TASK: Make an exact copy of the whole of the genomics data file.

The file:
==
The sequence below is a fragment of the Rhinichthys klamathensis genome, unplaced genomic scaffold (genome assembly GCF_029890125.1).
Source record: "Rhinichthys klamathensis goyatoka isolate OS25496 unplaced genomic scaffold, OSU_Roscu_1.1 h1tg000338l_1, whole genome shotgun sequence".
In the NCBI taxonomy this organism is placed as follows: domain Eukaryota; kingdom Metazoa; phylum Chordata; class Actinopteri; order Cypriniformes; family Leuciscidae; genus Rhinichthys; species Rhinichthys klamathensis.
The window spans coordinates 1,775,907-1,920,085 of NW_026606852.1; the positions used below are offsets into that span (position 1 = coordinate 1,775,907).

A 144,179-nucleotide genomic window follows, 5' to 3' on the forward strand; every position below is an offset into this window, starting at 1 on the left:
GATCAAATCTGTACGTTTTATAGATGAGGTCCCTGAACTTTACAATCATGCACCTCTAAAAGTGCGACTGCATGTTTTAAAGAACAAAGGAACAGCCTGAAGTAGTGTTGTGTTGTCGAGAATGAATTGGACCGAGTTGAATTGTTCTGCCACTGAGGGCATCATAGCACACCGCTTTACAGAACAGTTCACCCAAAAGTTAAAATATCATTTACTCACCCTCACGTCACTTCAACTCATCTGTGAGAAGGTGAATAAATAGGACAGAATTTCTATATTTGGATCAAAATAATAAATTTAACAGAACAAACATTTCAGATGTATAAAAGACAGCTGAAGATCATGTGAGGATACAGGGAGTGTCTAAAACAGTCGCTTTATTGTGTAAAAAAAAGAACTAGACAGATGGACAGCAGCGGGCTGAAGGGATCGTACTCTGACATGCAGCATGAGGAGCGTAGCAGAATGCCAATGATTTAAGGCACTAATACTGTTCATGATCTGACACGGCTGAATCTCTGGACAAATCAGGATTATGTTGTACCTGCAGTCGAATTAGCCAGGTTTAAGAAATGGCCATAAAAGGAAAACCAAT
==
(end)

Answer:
The sequence below is a fragment of the Rhinichthys klamathensis genome, unplaced genomic scaffold (genome assembly GCF_029890125.1).
Source record: "Rhinichthys klamathensis goyatoka isolate OS25496 unplaced genomic scaffold, OSU_Roscu_1.1 h1tg000338l_1, whole genome shotgun sequence".
In the NCBI taxonomy this organism is placed as follows: domain Eukaryota; kingdom Metazoa; phylum Chordata; class Actinopteri; order Cypriniformes; family Leuciscidae; genus Rhinichthys; species Rhinichthys klamathensis.
The window spans coordinates 1,775,907-1,920,085 of NW_026606852.1; the positions used below are offsets into that span (position 1 = coordinate 1,775,907).

A 144,179-nucleotide genomic window follows, 5' to 3' on the forward strand; every position below is an offset into this window, starting at 1 on the left:
GATCAAATCTGTACGTTTTATAGATGAGGTCCCTGAACTTTACAATCATGCACCTCTAAAAGTGCGACTGCATGTTTTAAAGAACAAAGGAACAGCCTGAAGTAGTGTTGTGTTGTCGAGAATGAATTGGACCGAGTTGAATTGTTCTGCCACTGAGGGCATCATAGCACACCGCTTTACAGAACAGTTCACCCAAAAGTTAAAATATCATTTACTCACCCTCACGTCACTTCAACTCATCTGTGAGAAGGTGAATAAATAGGACAGAATTTCTATATTTGGATCAAAATAATAAATTTAACAGAACAAACATTTCAGATGTATAAAAGACAGCTGAAGATCATGTGAGGATACAGGGAGTGTCTAAAACAGTCGCTTTATTGTGTAAAAAAAAGAACTAGACAGATGGACAGCAGCGGGCTGAAGGGATCGTACTCTGACATGCAGCATGAGGAGCGTAGCAGAATGCCAATGATTTAAGGCACTAATACTGTTCATGATCTGACACGGCTGAATCTCTGGACAAATCAGGATTATGTTGTACCTGCAGTCGAATTAGCCAGGTTTAAGAAATGGCCATAAAAGGAAAACCAAT